25th – 28th August 2017
I’ve fallen into the habit of living my life longing for the North, safe within the thought that the North held everything I want from a landscape: wild mountains, isolated lakes, barren valleys, hidden waterfalls. It’s incredibly rare that I travel South, but the Jurassic Coast had been on location my to-do-list for 2017, and with Summer drawing to a close it was the last opportunity to make the most of the warm weather.
I’d never visited Dorset before, I’d been very close (to Poole, and Bournemouth), but it’s one of those places that feel as though you’ve been because you’ve seen so many photos. Durdle Door has to be one of the most photographed locations in the South of England, and it was firmly at the top priority list for the weekend. Picking Natalie Byrne up en-route, we arrived a little before 1AM, and after setting the tent up tried to get some sleep – our alarms were set for 5AM, just enough time to wake up and get over to Lulworth for sunrise at Durdle Door.
The beauty of Durdle Door didn’t disappoint and we were treated to a beautiful morning of warm sunlight. The blue water sat calm, and the skies a clear light blue. A group of base jumpers were making the most of their morning by plunging from the heights of Swyre Head down onto the beach below. Half way along the headland above the beach we met a couple of other photographers who I knew were in the area: Jack Harding, Emma Janson, Tom Carter, Arran Witheford, Matt Hardy, and Danny Pelling.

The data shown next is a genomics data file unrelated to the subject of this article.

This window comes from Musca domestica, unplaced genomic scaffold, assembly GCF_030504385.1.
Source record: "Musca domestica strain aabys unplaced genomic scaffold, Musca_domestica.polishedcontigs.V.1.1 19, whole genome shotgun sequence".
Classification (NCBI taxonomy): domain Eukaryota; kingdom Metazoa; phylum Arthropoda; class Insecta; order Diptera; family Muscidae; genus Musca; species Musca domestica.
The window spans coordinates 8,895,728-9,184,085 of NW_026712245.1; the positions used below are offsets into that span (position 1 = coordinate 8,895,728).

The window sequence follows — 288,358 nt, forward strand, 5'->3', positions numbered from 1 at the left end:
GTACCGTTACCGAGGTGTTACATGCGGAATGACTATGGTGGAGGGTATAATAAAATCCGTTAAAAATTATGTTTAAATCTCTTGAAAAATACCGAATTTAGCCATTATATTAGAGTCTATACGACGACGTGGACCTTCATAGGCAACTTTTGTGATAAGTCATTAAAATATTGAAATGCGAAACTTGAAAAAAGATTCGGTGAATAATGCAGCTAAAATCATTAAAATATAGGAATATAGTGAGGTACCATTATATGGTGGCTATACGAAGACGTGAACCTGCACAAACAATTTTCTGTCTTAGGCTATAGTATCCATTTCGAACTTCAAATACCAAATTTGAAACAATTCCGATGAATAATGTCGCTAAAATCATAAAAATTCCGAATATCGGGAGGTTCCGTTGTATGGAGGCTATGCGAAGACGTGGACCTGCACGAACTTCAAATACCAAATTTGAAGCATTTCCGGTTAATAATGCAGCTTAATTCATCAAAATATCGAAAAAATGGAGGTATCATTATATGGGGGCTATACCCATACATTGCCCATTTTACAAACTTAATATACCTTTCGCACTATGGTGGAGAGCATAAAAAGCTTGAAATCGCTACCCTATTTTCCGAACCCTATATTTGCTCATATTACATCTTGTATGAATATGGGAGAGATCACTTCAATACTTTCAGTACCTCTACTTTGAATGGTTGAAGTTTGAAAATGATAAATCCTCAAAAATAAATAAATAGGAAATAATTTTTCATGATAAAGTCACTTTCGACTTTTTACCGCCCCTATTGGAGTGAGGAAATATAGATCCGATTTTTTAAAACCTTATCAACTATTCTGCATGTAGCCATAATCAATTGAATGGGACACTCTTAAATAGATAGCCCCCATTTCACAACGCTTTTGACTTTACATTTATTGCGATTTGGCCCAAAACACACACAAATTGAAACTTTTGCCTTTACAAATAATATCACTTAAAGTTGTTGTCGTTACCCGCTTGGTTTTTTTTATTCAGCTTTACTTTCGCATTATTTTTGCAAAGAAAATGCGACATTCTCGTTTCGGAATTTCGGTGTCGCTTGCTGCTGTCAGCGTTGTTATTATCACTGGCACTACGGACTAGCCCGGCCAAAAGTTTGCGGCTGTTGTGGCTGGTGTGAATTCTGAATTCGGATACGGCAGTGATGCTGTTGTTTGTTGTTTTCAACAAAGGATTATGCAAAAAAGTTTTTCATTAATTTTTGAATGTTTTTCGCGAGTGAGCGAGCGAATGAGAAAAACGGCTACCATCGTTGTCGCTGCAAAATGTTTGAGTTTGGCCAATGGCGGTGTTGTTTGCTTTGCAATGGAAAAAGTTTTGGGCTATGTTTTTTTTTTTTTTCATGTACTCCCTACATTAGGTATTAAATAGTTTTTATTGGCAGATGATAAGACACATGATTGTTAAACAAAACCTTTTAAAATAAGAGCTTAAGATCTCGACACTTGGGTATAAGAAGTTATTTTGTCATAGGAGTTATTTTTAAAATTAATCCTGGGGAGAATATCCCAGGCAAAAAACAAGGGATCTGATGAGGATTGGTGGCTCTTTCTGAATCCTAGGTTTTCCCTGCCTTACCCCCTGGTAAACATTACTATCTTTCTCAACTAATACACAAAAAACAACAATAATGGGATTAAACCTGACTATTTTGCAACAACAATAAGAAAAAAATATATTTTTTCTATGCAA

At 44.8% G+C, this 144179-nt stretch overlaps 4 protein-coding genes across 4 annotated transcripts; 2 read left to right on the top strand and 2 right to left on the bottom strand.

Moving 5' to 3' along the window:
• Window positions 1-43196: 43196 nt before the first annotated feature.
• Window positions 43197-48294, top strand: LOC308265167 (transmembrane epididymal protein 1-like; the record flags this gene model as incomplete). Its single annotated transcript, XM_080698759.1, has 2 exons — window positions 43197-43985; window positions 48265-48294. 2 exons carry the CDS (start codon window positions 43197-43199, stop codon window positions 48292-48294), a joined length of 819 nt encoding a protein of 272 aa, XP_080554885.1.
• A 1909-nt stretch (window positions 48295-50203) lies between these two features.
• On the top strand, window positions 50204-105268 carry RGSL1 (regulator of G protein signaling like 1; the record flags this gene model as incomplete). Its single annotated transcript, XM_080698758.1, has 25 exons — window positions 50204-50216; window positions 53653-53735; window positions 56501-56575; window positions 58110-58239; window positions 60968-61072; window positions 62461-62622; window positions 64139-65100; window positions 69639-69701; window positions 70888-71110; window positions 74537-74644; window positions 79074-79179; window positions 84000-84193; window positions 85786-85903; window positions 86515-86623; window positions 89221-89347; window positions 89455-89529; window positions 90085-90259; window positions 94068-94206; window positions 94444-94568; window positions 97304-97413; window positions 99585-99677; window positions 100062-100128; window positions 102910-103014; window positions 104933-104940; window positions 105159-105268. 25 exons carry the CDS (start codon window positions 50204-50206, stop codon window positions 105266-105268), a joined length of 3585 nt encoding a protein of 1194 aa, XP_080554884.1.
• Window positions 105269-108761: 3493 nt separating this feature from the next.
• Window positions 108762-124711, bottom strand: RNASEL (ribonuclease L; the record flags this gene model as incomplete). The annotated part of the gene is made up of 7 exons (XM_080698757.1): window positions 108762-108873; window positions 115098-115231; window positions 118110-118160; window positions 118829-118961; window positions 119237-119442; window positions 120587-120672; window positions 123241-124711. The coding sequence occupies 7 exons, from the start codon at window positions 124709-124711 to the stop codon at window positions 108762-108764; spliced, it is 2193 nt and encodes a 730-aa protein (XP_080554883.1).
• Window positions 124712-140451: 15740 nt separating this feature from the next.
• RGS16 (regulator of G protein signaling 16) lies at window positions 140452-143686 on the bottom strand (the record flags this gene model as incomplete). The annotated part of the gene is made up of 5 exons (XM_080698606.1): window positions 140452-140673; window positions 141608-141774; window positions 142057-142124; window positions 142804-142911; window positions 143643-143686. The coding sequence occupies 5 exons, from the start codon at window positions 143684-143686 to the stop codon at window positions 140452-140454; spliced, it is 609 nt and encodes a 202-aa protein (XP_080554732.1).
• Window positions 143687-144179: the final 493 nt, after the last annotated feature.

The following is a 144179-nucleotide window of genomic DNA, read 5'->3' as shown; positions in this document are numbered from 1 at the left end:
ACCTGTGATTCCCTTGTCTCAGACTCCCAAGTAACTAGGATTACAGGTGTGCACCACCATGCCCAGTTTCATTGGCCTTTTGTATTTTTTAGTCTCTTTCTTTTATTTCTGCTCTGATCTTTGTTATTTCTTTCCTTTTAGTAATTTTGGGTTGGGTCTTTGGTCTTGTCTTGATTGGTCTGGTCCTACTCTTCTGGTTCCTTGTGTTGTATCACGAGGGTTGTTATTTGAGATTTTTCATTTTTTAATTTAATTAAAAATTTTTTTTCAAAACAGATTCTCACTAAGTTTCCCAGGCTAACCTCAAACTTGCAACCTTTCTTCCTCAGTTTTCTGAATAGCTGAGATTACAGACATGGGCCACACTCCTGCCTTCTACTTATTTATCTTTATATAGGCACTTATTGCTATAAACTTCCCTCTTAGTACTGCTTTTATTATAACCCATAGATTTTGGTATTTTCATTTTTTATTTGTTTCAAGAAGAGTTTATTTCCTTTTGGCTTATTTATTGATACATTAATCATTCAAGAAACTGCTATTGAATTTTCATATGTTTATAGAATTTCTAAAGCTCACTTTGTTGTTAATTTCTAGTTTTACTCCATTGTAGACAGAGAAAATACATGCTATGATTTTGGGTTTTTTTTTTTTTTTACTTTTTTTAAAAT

After a very successful morning of shooting, we packed up, headed back to the car for some breakfast and a relaxing day at the beach. The weather couldn’t have been better, we definitely grabbed the last few days of Summer, as we were treated to cloudless skies and a warm high 20’s temperature for the whole weekend. Whilst warm, sunny weather is great as a tourist, it generally is a photographers worst friend. Yes, I would prefer torrential rain to blazing sun. Especially in the middle of the day, it creates harsh shadows, and a huge range of white-black, generally making for bad photos and a nightmare processing job. As a result we opted to open the daytime hours relaxing on the beach, eating ice cream and drinking coffee, and reserve photography for sunrise/sunset – fine by me.
That evening we went to Chapman’s Pool, a little more than a stone’s throw from our tent, and off the tourist circuit (a necessity for Bank Holiday Weekend). The cloud rolled in a little as the sun came down, but the view really was incredible, and one of the better sunsets I’ve seen this year.
After another early start, we made our way along the coastal path to Old Harry Rocks, a location famed, (recently) for its incredible drone photography. Here I found the light even more incredible than the previous day, the alignment of the coast better suiting the location of the sun. After another enjoyable morning on the cliffs with a great bunch of people we said our goodbyes, and me and Natalie headed back to the beach for some more R+R before making our way home the following day